The deadly plane crash off of Molokai was the second in less than two months involving the same model of aircraft in Hawaii.
Makani Kai said the pilot of the Cessna Caravan first heard a loud bang, before losing power, forcing him to ditch in the ocean.
"They said upon departure from Kalaupapa that there was a catastrophic engine failure," said Richard Schuman, the airline's CEO.
The incident has eerie similarities to a crash off of Maui when the pilot of a Mokulele Airlines Cessna heard a similar bang, before the engine cut out. He safely landed the plane on a Maui Highway.
Aviation experts said that flying a single-engine Cessna is more risky than a two-engine or larger aircraft, especially for interisland flights.
"It's always better to have a two-engine plane because if one engine goes out, the airplane is certified to fly on one engine," said Wayne Wakeman, a former pilot and flight instructor.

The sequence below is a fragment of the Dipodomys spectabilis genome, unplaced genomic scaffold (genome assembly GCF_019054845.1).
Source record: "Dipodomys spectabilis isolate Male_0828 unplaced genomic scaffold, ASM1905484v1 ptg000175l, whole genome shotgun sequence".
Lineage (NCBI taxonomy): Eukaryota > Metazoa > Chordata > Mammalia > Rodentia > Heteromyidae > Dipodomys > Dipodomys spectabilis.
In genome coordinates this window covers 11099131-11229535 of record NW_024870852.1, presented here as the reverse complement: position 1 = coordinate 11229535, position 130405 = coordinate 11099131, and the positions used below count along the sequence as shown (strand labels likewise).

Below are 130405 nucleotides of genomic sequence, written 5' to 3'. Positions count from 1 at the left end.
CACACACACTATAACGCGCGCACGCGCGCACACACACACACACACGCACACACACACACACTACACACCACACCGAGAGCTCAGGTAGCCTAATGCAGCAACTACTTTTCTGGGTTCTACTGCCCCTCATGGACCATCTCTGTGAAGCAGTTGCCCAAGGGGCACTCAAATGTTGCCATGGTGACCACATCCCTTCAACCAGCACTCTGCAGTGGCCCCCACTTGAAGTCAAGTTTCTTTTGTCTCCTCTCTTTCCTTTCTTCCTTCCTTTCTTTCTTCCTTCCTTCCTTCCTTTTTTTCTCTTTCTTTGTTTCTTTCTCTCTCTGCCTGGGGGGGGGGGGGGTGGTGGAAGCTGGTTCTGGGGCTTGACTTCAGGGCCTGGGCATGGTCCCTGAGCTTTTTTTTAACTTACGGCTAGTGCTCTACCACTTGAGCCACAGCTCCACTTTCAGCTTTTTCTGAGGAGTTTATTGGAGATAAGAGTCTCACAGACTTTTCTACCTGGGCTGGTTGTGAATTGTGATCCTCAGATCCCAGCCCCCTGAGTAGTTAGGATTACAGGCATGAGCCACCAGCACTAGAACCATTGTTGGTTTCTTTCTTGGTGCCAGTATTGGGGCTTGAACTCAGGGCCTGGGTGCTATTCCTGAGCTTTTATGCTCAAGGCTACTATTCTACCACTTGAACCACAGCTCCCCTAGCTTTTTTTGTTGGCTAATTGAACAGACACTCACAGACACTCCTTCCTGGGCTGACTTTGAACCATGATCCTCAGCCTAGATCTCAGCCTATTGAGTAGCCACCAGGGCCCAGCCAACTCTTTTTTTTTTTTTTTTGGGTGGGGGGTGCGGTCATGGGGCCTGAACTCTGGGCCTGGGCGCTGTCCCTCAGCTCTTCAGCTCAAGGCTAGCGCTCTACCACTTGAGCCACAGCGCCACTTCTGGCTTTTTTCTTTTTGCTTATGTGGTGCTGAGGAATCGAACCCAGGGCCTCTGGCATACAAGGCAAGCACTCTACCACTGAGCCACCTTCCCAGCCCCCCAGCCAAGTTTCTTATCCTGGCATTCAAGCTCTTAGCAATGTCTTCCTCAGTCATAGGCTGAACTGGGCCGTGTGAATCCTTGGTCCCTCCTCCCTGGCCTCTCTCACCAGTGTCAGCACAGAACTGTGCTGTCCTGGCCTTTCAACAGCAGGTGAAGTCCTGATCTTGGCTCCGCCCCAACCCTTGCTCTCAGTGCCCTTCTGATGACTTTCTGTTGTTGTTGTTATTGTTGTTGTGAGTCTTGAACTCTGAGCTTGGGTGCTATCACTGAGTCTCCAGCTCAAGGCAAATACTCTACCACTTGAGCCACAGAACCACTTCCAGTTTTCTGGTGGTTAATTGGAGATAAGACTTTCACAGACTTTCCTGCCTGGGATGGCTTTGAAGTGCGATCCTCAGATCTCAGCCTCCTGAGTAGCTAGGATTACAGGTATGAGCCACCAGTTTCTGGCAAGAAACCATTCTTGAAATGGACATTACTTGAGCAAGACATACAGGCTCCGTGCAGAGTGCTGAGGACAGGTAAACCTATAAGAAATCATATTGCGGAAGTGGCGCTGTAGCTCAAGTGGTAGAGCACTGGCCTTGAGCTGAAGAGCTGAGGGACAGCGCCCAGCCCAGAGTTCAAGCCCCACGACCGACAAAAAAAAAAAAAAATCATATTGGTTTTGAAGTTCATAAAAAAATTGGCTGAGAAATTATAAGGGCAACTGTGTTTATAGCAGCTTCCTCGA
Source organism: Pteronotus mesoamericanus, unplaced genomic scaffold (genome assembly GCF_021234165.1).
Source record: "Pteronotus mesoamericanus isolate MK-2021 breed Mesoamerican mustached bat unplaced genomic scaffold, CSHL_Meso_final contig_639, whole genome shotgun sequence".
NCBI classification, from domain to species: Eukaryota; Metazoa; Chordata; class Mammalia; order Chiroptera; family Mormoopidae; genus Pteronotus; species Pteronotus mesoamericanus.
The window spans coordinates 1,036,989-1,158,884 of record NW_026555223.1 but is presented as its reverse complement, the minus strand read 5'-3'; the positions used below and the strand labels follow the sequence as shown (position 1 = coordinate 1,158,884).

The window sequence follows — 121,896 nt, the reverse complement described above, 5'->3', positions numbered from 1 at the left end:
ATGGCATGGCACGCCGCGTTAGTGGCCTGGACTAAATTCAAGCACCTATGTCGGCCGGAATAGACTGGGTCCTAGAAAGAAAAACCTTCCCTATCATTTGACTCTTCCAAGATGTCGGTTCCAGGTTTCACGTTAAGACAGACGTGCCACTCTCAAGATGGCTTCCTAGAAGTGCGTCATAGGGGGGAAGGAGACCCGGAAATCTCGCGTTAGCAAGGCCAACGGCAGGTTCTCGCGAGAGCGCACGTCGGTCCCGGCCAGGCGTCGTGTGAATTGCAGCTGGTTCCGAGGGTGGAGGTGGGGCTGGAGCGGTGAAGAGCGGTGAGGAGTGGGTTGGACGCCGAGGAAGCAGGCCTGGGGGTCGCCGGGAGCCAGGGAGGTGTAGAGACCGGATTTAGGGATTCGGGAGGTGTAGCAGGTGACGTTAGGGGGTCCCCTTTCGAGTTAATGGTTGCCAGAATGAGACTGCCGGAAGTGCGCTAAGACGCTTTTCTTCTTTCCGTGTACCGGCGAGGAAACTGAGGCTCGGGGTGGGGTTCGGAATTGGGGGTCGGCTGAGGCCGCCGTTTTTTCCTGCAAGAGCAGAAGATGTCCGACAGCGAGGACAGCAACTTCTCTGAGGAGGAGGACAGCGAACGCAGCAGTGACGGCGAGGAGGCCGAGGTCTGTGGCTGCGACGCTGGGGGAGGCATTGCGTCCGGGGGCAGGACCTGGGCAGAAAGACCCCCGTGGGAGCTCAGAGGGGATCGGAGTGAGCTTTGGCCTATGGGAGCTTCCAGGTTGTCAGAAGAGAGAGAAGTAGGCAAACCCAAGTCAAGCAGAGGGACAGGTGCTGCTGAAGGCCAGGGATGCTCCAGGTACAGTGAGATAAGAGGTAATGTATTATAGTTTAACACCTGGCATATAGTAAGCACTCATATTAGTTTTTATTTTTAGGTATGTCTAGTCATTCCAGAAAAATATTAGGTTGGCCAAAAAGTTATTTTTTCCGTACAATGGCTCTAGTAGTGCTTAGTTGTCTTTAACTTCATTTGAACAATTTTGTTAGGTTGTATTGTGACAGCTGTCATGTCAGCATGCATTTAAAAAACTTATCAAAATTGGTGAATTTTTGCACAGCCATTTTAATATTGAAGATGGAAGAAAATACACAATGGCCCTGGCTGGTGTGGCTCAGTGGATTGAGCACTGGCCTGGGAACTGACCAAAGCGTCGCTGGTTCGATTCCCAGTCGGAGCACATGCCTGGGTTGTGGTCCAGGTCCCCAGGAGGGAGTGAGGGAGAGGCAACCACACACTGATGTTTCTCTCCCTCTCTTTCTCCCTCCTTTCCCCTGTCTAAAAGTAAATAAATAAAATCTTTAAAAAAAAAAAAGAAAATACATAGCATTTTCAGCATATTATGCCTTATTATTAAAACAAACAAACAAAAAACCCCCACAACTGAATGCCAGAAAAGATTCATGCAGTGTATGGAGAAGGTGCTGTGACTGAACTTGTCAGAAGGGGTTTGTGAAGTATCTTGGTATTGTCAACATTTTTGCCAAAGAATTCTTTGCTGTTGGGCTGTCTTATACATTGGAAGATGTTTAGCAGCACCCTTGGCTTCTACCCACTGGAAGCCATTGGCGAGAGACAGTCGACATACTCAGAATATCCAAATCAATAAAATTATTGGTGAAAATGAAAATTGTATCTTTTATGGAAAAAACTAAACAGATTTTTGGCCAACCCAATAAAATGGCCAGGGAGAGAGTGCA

"It's dangerous because you're now a glider."
According to the National Transportation Safety Board, there have been a total of six accidents involving Cessna Caravans in Hawaii since 1992. but the Makani Kai crash was the only deadly one.
It's also the only one involving an ocean landing, which is extremely dangerous.
When you're landing an airplane in water it's kind of like hitting concrete if you don't do it correctly. So just think of it as running your car into a concrete barrier," said aviation industry consultant Scott Hamilton.
Adding to the risk, the Cessna's landing gear doesn't retract when you land in the water.
"It's like putting a stick in the water. It creates drag. You don't have a smooth aerodynamic or hydrodynamic interaction with the water and you can flip the plane," Hamilton said.
NTSB officials are now investigating but say the plane will not likely be recovered.
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